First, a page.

Two hackers claim they can boost HSPA+ data speeds on Apple iPhone 5 smartphones being used on the T-Mobile US refarmed PCS 1900 MHz network.
Mobile broadband providers could gain access to more TV broadcast spectrum under a developing Senate bill that would essentially punish any broadcaster that moves certain programming from over-the-air availability to cable by requiring the FCC to auction that broadcaster's spectrum.
To see a disheartening example of what can happen when a government regulator tries to increase wireless competition by keeping spectrum from a nation's dominant operators, shoot a quick glance at the Great White North.
If dominant incumbent operators are punished for their success by having their access to additional spectrum restricted, the upshot may well be slower innovation rather than more competition, according to a new report from Robert Hahn and Peter Passell, economists specializing in regulation.
While 1800 MHz is becoming prime real estate for LTE deployments, APT700 MHz digital dividend spectrum continues to gain importance as a potential global band for LTE, according to the Global mobile Suppliers Association (GSA).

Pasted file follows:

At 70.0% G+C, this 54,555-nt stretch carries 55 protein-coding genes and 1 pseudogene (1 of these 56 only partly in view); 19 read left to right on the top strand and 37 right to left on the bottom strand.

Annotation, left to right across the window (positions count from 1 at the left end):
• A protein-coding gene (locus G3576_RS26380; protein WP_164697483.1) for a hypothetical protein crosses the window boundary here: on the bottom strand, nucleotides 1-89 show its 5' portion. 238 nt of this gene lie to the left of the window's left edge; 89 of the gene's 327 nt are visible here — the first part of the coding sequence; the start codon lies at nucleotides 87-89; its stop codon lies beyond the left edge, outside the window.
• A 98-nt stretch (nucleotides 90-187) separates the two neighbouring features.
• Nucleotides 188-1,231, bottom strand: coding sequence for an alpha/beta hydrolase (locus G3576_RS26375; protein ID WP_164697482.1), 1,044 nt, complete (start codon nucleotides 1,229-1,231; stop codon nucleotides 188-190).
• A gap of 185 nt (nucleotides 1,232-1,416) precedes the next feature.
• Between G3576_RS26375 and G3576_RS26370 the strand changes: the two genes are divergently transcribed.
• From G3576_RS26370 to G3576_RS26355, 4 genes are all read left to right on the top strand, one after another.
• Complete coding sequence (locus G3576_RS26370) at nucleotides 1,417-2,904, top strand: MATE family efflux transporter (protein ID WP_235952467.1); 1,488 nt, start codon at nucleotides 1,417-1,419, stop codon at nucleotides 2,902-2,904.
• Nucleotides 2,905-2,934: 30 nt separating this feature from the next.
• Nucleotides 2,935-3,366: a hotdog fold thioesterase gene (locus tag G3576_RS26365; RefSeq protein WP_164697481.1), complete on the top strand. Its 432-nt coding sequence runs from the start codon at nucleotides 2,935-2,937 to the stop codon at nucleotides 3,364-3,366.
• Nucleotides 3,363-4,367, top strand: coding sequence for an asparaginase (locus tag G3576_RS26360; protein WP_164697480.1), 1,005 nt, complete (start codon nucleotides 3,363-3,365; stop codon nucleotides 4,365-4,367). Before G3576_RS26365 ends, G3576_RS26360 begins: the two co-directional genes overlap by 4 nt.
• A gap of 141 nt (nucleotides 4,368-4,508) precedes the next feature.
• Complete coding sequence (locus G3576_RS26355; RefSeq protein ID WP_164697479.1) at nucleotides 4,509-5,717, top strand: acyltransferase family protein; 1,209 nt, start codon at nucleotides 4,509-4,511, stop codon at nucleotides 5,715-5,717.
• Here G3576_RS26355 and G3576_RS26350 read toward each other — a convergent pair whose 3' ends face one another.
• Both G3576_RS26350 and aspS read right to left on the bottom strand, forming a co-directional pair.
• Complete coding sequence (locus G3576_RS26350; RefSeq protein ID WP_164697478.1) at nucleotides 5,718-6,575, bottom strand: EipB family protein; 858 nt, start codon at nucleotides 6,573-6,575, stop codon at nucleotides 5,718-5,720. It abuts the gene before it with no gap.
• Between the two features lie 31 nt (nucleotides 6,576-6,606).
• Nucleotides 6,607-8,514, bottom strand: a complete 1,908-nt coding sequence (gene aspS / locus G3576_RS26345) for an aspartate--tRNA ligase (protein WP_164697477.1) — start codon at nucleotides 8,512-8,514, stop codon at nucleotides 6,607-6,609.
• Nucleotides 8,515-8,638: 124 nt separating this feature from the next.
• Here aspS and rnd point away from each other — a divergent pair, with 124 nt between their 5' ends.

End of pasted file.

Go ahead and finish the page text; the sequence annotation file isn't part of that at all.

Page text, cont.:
March has roared in like a lion as far as TV white spaces (TVWS) are concerned, with a host of regulatory, standardization and new pilot activities being announced.
The FCC gave itself a pat on the back via a new white paper showing the agency has put the United States ahead of eight other developed nations when it comes to freeing spectrum for licensed mobile broadband. In addition, U.S. efforts to unleash unlicensed spectrum for mobile broadband far outpace those of the European Union.
BARCELONA, Spain--Freeing up the 1755-1780 MHz block through spectrum sharing will not only aid U.S. mobile operators that desperately need additional frequencies for mobile broadband but it will also aid spectrum harmonization efforts across the Americas, said Neville Ray, T-Mobile USA CTO.
Recent regulatory battles highlight the downside of hurried spectrum refarming, meaning the rush to enable cutting-edge wireless broadband services can cause interference issues if done shortsightedly, negatively impacting not only existing services but sometimes even the new ones.
The FCC's move to release more 5 GHz frequencies for gigabit Wi-Fi use reflects efforts to develop and employ spectrum-sharing techniques to open up encumbered frequencies. It also highlights the ongoing battle between parties advocating for licensed vs. unlicensed spectrum allocations.